A negligent misrepresentation plaintiff must also establish these elements but instead of showing a knowingly false statement, must prove the defendant (i) was careless or negligent in ascertaining the truth of the statement and (ii) owed a duty to the plaintiff to impart accurate information.

In both a fraudulent and negligent misrepresentation claim, the statement must be of an existing or past fact and not merely a promise to do something in the future.  The alleged fraud must also be complete at the time of the challenged statement as opposed to an intention to commit a future fraud.

The ‘Scheme to Defraud’ Exception

Where the false representation of future conduct is the scheme or device employed to accomplish the fraud, a court can restore the parties to the positions they occupied before the fraud was committed.  And while courts make clear that something beyond a lone broken promise is usually required to trigger the scheme exception, that “plus-factor” is still elusive.

Some courts require a plaintiff to allege a sustained pattern of repeated false representations [see HPI Health Care Services, Inc. v. Mt. Vernon Hospital, Inc., 131 Ill.2d 145 (1989)] while others [Roda v. Berko (401 Ill.335 (1948), Vance Pearson, Inc. v. Alexander, 86 Ill.App.3d 1105 (1980)] have held that a single promise can trigger the scheme exception.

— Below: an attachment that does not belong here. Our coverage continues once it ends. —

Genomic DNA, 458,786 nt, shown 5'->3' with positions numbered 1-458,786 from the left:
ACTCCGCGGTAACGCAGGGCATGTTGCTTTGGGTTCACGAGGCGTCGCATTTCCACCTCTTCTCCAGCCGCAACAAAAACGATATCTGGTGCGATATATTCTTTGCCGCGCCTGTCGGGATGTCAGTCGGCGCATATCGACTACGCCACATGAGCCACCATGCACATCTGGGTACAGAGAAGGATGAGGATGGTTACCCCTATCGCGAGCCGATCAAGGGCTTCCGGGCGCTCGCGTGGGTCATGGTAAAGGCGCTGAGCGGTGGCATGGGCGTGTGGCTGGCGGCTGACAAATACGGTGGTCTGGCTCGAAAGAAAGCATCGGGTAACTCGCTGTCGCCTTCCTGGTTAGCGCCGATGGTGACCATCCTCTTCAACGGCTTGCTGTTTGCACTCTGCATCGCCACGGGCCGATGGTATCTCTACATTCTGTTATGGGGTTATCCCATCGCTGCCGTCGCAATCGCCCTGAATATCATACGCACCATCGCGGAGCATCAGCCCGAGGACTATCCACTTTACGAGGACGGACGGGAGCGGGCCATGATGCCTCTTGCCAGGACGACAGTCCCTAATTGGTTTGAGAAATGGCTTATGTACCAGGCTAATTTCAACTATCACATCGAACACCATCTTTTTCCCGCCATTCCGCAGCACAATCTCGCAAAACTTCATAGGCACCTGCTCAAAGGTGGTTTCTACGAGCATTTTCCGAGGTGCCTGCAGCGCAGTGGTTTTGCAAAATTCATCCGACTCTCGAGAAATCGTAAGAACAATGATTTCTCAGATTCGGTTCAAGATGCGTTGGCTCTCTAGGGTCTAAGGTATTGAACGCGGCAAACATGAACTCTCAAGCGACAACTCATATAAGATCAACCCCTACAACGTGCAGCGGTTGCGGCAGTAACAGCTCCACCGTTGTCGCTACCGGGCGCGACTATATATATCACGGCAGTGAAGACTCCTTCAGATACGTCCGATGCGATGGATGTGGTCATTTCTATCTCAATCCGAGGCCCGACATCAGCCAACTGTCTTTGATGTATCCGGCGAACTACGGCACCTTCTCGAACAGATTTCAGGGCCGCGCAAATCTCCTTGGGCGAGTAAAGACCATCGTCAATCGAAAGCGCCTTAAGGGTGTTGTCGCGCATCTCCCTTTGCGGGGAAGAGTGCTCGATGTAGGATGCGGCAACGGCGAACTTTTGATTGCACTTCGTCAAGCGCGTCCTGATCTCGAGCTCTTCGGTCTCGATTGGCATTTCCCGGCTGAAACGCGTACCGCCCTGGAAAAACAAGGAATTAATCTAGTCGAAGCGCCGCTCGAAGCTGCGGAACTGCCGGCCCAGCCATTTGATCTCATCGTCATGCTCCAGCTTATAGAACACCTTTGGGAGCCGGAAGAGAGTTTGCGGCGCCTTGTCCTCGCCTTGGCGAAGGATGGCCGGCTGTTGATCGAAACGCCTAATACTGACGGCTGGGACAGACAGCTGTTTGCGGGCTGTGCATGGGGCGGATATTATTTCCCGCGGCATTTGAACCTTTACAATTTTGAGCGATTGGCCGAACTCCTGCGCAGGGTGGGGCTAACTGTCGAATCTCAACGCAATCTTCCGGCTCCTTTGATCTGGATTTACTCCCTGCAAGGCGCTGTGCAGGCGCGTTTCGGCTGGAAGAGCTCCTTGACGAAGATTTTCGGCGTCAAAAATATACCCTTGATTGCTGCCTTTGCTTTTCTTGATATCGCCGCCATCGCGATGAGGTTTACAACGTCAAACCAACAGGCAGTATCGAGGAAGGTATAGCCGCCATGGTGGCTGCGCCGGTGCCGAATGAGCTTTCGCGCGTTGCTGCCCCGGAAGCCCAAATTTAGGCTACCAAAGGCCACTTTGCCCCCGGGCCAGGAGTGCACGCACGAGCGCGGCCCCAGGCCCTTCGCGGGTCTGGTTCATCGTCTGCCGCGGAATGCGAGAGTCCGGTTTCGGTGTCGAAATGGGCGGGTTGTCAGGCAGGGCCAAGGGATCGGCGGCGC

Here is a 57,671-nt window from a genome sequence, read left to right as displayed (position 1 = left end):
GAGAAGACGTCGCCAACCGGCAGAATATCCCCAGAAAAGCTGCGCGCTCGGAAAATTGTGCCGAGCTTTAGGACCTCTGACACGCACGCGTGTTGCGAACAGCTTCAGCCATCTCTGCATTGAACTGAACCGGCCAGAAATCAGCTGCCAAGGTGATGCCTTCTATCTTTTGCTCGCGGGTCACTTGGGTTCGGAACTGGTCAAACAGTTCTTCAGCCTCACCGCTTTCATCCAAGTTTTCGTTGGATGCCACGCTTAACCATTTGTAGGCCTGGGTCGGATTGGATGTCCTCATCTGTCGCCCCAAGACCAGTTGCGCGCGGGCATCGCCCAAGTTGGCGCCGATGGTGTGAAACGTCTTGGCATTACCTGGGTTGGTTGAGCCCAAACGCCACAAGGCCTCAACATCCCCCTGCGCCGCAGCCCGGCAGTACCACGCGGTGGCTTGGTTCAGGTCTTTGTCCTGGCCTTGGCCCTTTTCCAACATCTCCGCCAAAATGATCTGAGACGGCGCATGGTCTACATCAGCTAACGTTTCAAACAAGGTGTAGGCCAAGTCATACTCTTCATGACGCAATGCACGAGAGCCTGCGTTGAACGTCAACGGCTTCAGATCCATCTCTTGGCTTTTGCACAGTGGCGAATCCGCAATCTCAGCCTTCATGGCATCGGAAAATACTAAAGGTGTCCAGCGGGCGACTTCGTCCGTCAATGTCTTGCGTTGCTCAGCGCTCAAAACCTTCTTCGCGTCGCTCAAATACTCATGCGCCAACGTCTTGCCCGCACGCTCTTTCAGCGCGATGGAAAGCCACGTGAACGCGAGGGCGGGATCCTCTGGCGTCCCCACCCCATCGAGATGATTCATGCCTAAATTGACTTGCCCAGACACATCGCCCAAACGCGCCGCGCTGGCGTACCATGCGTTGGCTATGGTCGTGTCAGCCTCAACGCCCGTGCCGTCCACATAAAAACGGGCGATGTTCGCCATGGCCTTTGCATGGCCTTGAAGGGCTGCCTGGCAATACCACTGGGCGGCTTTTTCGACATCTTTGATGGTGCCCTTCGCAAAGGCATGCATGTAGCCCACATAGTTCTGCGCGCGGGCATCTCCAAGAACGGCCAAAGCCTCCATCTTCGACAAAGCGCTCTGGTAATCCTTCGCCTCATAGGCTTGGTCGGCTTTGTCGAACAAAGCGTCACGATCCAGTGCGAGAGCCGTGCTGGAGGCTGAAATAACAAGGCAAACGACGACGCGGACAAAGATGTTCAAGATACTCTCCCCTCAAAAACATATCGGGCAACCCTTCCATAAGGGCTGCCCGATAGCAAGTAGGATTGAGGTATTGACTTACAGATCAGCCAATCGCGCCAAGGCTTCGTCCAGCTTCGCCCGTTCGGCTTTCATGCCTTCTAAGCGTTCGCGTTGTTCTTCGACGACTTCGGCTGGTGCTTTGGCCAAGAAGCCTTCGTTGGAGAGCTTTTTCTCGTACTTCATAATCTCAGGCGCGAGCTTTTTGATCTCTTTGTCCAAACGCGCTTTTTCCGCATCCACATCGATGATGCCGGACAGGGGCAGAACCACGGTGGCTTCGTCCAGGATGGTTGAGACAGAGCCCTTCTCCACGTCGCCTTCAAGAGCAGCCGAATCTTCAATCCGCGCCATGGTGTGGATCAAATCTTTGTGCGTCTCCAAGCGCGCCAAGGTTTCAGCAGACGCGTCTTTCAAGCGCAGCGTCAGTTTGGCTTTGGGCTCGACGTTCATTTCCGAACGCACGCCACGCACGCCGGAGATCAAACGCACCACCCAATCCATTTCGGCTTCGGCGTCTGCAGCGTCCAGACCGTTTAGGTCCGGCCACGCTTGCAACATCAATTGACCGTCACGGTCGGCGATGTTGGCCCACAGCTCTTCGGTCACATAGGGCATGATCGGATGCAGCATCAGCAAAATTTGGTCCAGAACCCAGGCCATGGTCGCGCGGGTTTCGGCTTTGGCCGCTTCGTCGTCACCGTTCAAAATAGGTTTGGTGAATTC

In cases that have recognized the exception in the single broken promise setting, the plaintiff must generally produce evidence of a  defendant’s contemporaneous intention not to follow through on the promise.   The cases also make clear that whether a plaintiff is proceeding on a course of conduct scheme theory or one that involves only one promise, it must show the defendant’s fraudulent intent existed at or before the time of the promise. [25]

Here, the plaintiff could not prove the defendant promised to retire while, at the same time, never intending to fulfill that promise at the outset.  For support, the Court quoted both plaintiff’s agent’s and defendant’s deposition testimony.  Both testified that while the defendant’s future retirement was discussed prior to inking the three-year pact, it was never reduced to writing.  The plaintiff also could not pinpoint a definite promise by the defendant to retire when the employment contract lapsed.